$35 million.

Thirty-five million bucks. Ponder it a minute. Divide that
among the Pecos population and each man, woman and child
would get a check for $2,900. Isn't that a nice thought?

EDITOR'S NOTE: Ned Cantwell will be the acting publisher of
the Pecos Enterprise until Mac McKinnon's replacement is
named. He lives in Carlsbad and can be e-mailed at:


No letters printed without signatures

Newspaper readership studies are required reading for
editors. The reason is simple. Find out what the people
want, give them more, and the newspaper's subscriber base
will increase. Take our word, that theory is much easier
said than done.

It is no surprise there is not a universal formula. What
works in Big Spring won't necessarily work in Pecos. What
works in Pecos won't necessarily work in Alpine.

There is one common thread, though. Letters to the editor
are popular everywhere.

The viewpoints of readers represent opinion throughout the
community. They give a sampling of the thinking of people
from all walks of life. They are perhaps as valuable as any
single item in a newspaper.

Our theory is that all letters, if they are not libelous,
should be published. There are those who say we should not
run letters that might be critical of Pecos, such as the one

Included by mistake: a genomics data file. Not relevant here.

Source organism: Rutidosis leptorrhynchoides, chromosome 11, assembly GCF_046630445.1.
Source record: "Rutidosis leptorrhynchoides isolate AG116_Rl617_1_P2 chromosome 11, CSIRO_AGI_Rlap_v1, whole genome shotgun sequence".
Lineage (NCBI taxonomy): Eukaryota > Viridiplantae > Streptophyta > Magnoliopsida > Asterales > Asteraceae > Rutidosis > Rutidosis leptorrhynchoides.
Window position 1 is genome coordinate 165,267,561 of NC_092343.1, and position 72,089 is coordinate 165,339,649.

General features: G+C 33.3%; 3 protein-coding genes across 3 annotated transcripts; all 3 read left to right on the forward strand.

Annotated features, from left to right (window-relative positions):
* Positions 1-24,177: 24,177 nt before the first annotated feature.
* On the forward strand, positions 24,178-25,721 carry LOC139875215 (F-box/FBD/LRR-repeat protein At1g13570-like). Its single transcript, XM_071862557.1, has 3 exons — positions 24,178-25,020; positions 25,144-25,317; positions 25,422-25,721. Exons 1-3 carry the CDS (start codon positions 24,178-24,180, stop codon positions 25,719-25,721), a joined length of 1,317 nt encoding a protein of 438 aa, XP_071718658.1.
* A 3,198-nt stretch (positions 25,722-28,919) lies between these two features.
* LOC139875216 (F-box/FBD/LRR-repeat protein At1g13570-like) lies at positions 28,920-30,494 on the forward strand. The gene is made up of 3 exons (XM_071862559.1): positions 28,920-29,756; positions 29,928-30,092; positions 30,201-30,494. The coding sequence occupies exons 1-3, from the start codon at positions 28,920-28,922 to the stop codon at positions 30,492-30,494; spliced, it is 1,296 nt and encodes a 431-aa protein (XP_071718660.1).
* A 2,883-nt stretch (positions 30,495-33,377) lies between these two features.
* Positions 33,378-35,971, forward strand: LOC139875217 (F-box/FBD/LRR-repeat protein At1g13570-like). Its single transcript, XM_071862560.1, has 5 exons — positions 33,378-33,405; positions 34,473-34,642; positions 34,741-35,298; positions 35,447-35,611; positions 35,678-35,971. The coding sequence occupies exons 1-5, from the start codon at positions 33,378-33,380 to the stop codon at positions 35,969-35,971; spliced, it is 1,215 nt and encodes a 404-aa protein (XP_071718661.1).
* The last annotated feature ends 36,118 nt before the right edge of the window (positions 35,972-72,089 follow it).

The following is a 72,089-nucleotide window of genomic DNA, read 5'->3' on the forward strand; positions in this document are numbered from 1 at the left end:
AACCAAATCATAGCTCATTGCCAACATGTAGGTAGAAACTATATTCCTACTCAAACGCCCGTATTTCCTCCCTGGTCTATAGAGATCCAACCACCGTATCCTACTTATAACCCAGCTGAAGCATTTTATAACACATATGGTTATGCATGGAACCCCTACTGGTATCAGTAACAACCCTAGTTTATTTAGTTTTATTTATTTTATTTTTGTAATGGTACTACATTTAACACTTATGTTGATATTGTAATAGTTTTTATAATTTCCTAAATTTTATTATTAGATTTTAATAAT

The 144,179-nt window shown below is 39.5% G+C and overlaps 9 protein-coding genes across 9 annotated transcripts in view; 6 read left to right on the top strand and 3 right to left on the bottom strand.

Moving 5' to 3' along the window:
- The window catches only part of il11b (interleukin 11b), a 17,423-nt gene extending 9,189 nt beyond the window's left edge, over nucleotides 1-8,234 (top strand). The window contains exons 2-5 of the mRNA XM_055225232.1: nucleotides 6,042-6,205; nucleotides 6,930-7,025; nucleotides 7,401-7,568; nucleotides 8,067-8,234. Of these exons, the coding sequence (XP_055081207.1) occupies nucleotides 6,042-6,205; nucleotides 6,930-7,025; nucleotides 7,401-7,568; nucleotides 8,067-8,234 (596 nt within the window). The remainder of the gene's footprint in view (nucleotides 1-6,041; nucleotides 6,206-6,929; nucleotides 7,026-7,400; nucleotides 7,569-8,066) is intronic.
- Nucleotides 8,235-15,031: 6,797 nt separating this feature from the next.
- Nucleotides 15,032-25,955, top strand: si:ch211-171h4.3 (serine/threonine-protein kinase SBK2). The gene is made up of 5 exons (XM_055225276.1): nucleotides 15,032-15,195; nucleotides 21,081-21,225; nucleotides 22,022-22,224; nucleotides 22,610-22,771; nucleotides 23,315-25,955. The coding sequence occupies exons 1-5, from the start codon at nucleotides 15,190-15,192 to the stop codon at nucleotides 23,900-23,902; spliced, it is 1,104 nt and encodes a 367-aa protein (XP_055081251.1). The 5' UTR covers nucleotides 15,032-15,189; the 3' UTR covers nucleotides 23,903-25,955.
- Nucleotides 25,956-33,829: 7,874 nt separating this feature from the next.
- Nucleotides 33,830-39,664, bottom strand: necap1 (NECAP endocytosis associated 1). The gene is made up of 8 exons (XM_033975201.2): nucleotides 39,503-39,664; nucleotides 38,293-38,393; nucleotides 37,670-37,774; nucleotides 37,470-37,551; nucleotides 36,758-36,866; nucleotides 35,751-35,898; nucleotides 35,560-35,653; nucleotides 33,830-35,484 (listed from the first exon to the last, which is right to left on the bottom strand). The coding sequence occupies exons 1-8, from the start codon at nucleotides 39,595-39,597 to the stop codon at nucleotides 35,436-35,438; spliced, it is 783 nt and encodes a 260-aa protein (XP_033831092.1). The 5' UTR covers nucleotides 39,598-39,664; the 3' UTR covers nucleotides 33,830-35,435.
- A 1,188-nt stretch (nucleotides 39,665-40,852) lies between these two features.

which ran two weeks ago from a visitor who found our town
dirty and our people uncaring. We disagree. If people find
fault with our community, we need to know about it.

We hold this belief, too, about letters to the editor, and
it represents a slight policy change for the Pecos

If you are not willing to have your name appear with the
letter, it will not be published. Simply stated, we believe
that if you are courageous enough to take a stand, you
should be courageous enough to have your name printed.


Master your panic, take back your life

Denise F. Beckfield, PH.D. offers 12 treatment sessions to
overcome high anxiety in the second edition of "Master Your
Panic and Take Back Your Life!,"
published by Impact Publishers.

The 14 chapters and six appendices range from first aid for
panic to everyday anxieties. She gives relaxation
techniques, controlled breathing and how to deal with
unsatisfying outcomes.

The physical symptoms of a panic attack can include
shortness of breath, dizziness, nausea, a pounding heart,
numbness in the hands and feet, even severe headaches,
Beckfield says. And as many as one in 10 Americans may
suffer from panic disorder.

Beckfield is a veteran clinical specialist in this field.

"Panic disorder is more distressing than you might imagine,"
she said. "It restricts people from enjoying day-to-day
activities and can lead to substance abuse, relationship
troubles and depression."

But it is treatable. Learn the techniques in the 224-page
paperback, available for $14.95 from bookstores or online
through the Pecos Enterprise bookstore.
-Peggy McCracken

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Pecos Enterprise
Ned Cantwell, Publisher
Division of Buckner News Alliance, Inc.

324 S. Cedar St., Pecos, TX 79772
Phone 915-445-5475, FAX 915-445-4321